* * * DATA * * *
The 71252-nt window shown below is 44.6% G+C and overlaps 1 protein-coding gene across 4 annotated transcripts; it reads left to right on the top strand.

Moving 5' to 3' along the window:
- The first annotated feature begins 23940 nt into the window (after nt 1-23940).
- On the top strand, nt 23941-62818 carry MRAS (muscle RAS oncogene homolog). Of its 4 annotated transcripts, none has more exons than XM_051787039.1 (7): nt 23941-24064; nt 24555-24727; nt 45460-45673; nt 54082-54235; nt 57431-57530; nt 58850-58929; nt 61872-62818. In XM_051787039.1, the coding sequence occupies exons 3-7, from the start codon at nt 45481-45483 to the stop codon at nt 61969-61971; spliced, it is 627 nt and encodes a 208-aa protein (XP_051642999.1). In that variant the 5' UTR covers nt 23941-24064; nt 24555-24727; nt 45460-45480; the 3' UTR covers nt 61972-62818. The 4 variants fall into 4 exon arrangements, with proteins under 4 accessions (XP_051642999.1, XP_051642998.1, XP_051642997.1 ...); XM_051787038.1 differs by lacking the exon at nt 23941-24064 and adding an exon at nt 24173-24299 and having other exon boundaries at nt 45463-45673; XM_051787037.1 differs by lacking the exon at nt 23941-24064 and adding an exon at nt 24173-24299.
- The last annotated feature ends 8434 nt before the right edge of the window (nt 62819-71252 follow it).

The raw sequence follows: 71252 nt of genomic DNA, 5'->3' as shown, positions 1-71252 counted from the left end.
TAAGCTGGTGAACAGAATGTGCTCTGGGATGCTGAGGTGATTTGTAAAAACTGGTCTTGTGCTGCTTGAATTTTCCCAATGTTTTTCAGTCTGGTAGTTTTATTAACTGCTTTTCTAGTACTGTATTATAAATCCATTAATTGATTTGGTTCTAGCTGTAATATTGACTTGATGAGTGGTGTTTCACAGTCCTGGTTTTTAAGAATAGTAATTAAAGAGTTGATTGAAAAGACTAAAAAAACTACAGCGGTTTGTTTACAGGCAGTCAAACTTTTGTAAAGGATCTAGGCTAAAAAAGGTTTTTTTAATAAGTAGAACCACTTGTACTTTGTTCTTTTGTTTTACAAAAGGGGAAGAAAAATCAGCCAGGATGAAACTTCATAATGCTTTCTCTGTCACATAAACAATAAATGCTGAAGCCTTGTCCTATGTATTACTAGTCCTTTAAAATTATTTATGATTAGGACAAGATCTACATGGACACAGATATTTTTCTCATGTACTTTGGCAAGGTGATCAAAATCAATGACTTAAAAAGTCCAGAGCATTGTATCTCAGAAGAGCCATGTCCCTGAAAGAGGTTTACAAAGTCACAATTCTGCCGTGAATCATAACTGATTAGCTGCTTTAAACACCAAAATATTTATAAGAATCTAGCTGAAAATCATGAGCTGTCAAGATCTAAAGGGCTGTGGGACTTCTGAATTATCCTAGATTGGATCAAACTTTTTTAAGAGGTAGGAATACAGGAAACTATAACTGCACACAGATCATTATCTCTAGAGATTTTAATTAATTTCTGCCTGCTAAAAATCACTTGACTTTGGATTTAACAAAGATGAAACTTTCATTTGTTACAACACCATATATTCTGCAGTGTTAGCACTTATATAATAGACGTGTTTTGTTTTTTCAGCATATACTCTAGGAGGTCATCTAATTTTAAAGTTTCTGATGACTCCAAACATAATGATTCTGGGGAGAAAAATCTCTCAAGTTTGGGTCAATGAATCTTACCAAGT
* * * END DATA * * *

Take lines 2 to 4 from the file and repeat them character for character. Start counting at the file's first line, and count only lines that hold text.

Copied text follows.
Moving 5' to 3' along the window:
- The first annotated feature begins 23940 nt into the window (after nt 1-23940).
- On the top strand, nt 23941-62818 carry MRAS (muscle RAS oncogene homolog). Of its 4 annotated transcripts, none has more exons than XM_051787039.1 (7): nt 23941-24064; nt 24555-24727; nt 45460-45673; nt 54082-54235; nt 57431-57530; nt 58850-58929; nt 61872-62818. In XM_051787039.1, the coding sequence occupies exons 3-7, from the start codon at nt 45481-45483 to the stop codon at nt 61969-61971; spliced, it is 627 nt and encodes a 208-aa protein (XP_051642999.1). In that variant the 5' UTR covers nt 23941-24064; nt 24555-24727; nt 45460-45480; the 3' UTR covers nt 61972-62818. The 4 variants fall into 4 exon arrangements, with proteins under 4 accessions (XP_051642999.1, XP_051642998.1, XP_051642997.1 ...); XM_051787038.1 differs by lacking the exon at nt 23941-24064 and adding an exon at nt 24173-24299 and having other exon boundaries at nt 45463-45673; XM_051787037.1 differs by lacking the exon at nt 23941-24064 and adding an exon at nt 24173-24299.